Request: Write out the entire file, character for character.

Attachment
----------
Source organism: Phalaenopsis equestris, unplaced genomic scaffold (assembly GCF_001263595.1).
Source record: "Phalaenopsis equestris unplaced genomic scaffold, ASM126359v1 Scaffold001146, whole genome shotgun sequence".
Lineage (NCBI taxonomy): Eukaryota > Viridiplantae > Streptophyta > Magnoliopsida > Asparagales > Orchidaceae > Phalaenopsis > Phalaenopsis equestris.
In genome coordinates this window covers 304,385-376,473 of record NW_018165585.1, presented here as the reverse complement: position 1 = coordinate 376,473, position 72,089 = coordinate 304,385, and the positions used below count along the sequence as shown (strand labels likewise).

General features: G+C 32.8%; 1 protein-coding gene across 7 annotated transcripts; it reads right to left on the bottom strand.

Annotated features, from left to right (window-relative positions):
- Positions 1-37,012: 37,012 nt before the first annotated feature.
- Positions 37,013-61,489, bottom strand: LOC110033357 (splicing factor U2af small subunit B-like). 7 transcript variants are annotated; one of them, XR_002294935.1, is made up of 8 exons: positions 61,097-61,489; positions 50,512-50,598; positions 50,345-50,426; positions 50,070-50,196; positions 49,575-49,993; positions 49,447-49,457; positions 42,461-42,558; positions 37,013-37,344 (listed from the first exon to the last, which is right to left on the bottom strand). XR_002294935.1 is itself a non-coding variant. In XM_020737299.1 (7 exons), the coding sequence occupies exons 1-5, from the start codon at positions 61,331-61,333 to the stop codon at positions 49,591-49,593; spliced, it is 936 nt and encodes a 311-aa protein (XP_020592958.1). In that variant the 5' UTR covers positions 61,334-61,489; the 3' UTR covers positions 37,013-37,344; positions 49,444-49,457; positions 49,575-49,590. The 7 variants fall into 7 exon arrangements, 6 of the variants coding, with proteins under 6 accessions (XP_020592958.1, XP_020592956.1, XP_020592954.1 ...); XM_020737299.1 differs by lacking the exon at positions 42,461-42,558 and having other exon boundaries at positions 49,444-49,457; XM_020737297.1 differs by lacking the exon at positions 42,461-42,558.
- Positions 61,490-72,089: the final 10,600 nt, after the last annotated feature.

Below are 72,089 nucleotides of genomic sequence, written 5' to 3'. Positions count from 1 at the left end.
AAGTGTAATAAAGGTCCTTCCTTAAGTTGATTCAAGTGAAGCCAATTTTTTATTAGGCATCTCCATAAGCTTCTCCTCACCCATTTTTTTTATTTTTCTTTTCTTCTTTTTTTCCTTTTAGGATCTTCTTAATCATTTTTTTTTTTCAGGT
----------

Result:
Source organism: Phalaenopsis equestris, unplaced genomic scaffold (assembly GCF_001263595.1).
Source record: "Phalaenopsis equestris unplaced genomic scaffold, ASM126359v1 Scaffold001146, whole genome shotgun sequence".
Lineage (NCBI taxonomy): Eukaryota > Viridiplantae > Streptophyta > Magnoliopsida > Asparagales > Orchidaceae > Phalaenopsis > Phalaenopsis equestris.
In genome coordinates this window covers 304,385-376,473 of record NW_018165585.1, presented here as the reverse complement: position 1 = coordinate 376,473, position 72,089 = coordinate 304,385, and the positions used below count along the sequence as shown (strand labels likewise).

General features: G+C 32.8%; 1 protein-coding gene across 7 annotated transcripts; it reads right to left on the bottom strand.

Annotated features, from left to right (window-relative positions):
- Positions 1-37,012: 37,012 nt before the first annotated feature.
- Positions 37,013-61,489, bottom strand: LOC110033357 (splicing factor U2af small subunit B-like). 7 transcript variants are annotated; one of them, XR_002294935.1, is made up of 8 exons: positions 61,097-61,489; positions 50,512-50,598; positions 50,345-50,426; positions 50,070-50,196; positions 49,575-49,993; positions 49,447-49,457; positions 42,461-42,558; positions 37,013-37,344 (listed from the first exon to the last, which is right to left on the bottom strand). XR_002294935.1 is itself a non-coding variant. In XM_020737299.1 (7 exons), the coding sequence occupies exons 1-5, from the start codon at positions 61,331-61,333 to the stop codon at positions 49,591-49,593; spliced, it is 936 nt and encodes a 311-aa protein (XP_020592958.1). In that variant the 5' UTR covers positions 61,334-61,489; the 3' UTR covers positions 37,013-37,344; positions 49,444-49,457; positions 49,575-49,590. The 7 variants fall into 7 exon arrangements, 6 of the variants coding, with proteins under 6 accessions (XP_020592958.1, XP_020592956.1, XP_020592954.1 ...); XM_020737299.1 differs by lacking the exon at positions 42,461-42,558 and having other exon boundaries at positions 49,444-49,457; XM_020737297.1 differs by lacking the exon at positions 42,461-42,558.
- Positions 61,490-72,089: the final 10,600 nt, after the last annotated feature.

Below are 72,089 nucleotides of genomic sequence, written 5' to 3'. Positions count from 1 at the left end.
AAGTGTAATAAAGGTCCTTCCTTAAGTTGATTCAAGTGAAGCCAATTTTTTATTAGGCATCTCCATAAGCTTCTCCTCACCCATTTTTTTTATTTTTCTTTTCTTCTTTTTTTCCTTTTAGGATCTTCTTAATCATTTTTTTTTTTCAGGT